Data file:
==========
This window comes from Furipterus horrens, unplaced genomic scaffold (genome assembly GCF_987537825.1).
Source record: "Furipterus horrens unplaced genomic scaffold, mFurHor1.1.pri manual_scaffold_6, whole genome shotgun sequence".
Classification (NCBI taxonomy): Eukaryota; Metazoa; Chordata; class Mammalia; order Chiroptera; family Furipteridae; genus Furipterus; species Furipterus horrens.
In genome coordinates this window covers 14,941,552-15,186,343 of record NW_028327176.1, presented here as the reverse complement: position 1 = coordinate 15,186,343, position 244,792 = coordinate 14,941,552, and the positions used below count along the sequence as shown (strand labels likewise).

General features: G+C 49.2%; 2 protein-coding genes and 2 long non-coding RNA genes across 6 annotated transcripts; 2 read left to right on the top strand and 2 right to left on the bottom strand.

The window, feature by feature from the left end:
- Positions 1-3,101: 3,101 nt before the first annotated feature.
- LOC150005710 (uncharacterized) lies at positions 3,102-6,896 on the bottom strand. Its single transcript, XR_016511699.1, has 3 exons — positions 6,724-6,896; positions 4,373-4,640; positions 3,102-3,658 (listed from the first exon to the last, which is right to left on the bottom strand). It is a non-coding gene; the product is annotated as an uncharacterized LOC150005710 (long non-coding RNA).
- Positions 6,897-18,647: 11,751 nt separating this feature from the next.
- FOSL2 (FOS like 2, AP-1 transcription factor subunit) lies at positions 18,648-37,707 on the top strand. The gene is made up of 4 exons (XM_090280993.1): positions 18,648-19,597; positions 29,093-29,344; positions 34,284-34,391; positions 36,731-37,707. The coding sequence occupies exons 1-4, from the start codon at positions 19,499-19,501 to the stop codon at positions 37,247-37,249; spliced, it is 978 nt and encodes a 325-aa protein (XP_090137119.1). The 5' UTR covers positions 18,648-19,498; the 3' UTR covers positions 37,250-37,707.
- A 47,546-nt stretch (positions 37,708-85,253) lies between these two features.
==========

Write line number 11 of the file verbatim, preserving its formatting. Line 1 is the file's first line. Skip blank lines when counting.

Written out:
- A 47,546-nt stretch (positions 37,708-85,253) lies between these two features.